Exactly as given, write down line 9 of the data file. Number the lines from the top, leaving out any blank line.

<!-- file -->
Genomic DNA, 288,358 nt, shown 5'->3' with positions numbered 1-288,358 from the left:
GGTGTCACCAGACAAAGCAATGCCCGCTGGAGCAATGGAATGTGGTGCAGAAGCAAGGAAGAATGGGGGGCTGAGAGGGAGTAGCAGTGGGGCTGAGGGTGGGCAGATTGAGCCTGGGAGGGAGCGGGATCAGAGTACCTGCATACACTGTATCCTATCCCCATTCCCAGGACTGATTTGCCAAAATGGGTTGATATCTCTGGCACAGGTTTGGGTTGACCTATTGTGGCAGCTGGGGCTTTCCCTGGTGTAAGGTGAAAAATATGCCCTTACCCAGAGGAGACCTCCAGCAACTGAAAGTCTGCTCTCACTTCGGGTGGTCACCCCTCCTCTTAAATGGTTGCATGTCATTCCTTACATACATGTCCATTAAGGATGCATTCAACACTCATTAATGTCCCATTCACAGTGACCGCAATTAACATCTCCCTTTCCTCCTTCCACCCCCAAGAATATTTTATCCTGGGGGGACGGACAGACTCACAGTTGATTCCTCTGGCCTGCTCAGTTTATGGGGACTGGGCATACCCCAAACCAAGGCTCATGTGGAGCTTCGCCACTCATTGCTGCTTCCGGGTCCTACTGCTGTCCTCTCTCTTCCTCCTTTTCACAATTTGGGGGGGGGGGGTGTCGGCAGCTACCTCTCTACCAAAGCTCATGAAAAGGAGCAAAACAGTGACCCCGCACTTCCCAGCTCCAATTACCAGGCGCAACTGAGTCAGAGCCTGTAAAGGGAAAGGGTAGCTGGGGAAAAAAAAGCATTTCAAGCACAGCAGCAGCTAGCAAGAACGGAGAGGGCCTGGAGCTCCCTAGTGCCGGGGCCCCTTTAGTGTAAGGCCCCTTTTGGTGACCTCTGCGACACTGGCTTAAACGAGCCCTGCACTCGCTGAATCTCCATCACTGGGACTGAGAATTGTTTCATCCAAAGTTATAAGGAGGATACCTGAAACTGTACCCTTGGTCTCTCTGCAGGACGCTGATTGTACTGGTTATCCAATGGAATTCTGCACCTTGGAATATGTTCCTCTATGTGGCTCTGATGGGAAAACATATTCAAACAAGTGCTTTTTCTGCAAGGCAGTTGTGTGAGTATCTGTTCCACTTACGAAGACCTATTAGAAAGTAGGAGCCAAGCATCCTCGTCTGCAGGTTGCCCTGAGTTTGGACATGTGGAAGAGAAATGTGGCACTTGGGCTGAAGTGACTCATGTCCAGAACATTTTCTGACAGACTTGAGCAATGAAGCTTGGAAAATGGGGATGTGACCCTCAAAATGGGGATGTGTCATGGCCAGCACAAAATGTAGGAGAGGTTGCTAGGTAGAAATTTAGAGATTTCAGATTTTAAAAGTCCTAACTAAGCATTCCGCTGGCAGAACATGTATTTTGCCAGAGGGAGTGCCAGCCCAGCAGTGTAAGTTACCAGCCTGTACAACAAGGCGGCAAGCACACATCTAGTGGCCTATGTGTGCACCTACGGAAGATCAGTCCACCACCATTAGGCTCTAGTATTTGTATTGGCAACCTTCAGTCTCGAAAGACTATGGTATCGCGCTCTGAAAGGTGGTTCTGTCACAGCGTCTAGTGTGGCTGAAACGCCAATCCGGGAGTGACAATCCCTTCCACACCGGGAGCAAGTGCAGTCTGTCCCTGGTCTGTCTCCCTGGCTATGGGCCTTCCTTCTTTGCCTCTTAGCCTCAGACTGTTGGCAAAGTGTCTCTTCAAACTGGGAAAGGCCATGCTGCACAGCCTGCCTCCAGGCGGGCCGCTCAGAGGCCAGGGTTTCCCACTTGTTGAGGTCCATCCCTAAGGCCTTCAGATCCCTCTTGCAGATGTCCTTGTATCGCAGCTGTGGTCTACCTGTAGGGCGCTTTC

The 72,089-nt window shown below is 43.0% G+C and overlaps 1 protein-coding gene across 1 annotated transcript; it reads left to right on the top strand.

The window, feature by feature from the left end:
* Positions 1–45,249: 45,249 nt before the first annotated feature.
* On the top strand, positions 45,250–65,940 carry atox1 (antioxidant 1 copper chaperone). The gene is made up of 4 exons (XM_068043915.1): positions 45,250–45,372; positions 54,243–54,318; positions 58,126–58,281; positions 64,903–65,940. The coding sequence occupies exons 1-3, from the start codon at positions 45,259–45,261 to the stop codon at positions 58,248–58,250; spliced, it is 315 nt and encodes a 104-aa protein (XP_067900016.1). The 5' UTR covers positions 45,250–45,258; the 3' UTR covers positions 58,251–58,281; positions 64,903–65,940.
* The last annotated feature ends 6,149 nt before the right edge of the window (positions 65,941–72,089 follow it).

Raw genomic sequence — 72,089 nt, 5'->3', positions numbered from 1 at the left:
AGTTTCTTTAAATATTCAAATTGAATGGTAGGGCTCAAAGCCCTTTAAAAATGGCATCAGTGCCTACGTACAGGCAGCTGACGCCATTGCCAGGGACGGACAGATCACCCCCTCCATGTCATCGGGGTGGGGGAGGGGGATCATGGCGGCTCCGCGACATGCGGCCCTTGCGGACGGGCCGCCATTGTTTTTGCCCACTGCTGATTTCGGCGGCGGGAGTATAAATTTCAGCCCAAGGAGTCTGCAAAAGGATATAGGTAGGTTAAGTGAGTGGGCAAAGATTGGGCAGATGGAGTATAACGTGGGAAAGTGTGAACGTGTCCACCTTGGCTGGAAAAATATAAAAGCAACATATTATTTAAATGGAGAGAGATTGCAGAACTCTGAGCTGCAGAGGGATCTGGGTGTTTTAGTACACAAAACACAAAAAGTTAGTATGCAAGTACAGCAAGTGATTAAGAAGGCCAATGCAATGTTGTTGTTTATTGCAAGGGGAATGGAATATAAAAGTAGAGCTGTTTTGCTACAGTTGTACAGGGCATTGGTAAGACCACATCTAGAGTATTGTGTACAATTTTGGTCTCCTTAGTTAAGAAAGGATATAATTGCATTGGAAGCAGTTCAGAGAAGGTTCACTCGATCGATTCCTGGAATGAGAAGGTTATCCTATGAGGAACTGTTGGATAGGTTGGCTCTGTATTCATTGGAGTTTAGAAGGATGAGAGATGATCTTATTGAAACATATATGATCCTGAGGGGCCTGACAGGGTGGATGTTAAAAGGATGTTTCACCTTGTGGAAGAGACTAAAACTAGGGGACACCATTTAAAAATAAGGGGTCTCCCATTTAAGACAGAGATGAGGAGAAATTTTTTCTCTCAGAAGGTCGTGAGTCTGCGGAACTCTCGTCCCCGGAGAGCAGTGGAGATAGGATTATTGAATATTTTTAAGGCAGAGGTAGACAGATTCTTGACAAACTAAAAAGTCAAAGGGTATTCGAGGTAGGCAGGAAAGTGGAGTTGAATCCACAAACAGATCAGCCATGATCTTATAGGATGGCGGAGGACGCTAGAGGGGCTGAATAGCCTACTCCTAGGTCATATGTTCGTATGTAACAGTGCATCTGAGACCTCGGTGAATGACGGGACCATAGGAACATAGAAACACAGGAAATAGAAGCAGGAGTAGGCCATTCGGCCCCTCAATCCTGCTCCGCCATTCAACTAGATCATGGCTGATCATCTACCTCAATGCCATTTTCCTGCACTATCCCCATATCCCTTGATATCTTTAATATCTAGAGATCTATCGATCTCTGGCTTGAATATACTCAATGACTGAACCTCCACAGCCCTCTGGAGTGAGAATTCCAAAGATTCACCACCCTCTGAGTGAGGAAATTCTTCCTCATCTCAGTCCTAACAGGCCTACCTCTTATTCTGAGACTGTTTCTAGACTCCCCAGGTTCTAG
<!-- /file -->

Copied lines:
AGTTTCTTTAAATATTCAAATTGAATGGTAGGGCTCAAAGCCCTTTAAAAATGGCATCAGTGCCTACGTACAGGCAGCTGACGCCATTGCCAGGGACGGACAGATCACCCCCTCCATGTCATCGGGGTGGGGGAGGGGGATCATGGCGGCTCCGCGACATGCGGCCCTTGCGGACGGGCCGCCATTGTTTTTGCCCACTGCTGATTTCGGCGGCGGGAGTATAAATTTCAGCCCAAGGAGTCTGCAAAAGGATATAGGTAGGTTAAGTGAGTGGGCAAAGATTGGGCAGATGGAGTATAACGTGGGAAAGTGTGAACGTGTCCACCTTGGCTGGAAAAATATAAAAGCAACATATTATTTAAATGGAGAGAGATTGCAGAACTCTGAGCTGCAGAGGGATCTGGGTGTTTTAGTACACAAAACACAAAAAGTTAGTATGCAAGTACAGCAAGTGATTAAGAAGGCCAATGCAATGTTGTTGTTTATTGCAAGGGGAATGGAATATAAAAGTAGAGCTGTTTTGCTACAGTTGTACAGGGCATTGGTAAGACCACATCTAGAGTATTGTGTACAATTTTGGTCTCCTTAGTTAAGAAAGGATATAATTGCATTGGAAGCAGTTCAGAGAAGGTTCACTCGATCGATTCCTGGAATGAGAAGGTTATCCTATGAGGAACTGTTGGATAGGTTGGCTCTGTATTCATTGGAGTTTAGAAGGATGAGAGATGATCTTATTGAAACATATATGATCCTGAGGGGCCTGACAGGGTGGATGTTAAAAGGATGTTTCACCTTGTGGAAGAGACTAAAACTAGGGGACACCATTTAAAAATAAGGGGTCTCCCATTTAAGACAGAGATGAGGAGAAATTTTTTCTCTCAGAAGGTCGTGAGTCTGCGGAACTCTCGTCCCCGGAGAGCAGTGGAGATAGGATTATTGAATATTTTTAAGGCAGAGGTAGACAGATTCTTGACAAACTAAAAAGTCAAAGGGTATTCGAGGTAGGCAGGAAAGTGGAGTTGAATCCACAAACAGATCAGCCATGATCTTATAGGATGGCGGAGGACGCTAGAGGGGCTGAATAGCCTACTCCTAGGTCATATGTTCGTATGTAACAGTGCATCTGAGACCTCGGTGAATGACGGGACCATAGGAACATAGAAACACAGGAAATAGAAGCAGGAGTAGGCCATTCGGCCCCTCAATCCTGCTCCGCCATTCAACTAGATCATGGCTGATCATCTACCTCAATGCCATTTTCCTGCACTATCCCCATATCCCTTGATATCTTTAATATCTAGAGATCTATCGATCTCTGGCTTGAATATACTCAATGACTGAACCTCCACAGCCCTCTGGAGTGAGAATTCCAAAGATTCACCACCCTCTGAGTGAGGAAATTCTTCCTCATCTCAGTCCTAACAGGCCTACCTCTTATTCTGAGACTGTTTCTAGACTCCCCAGGTTCTAG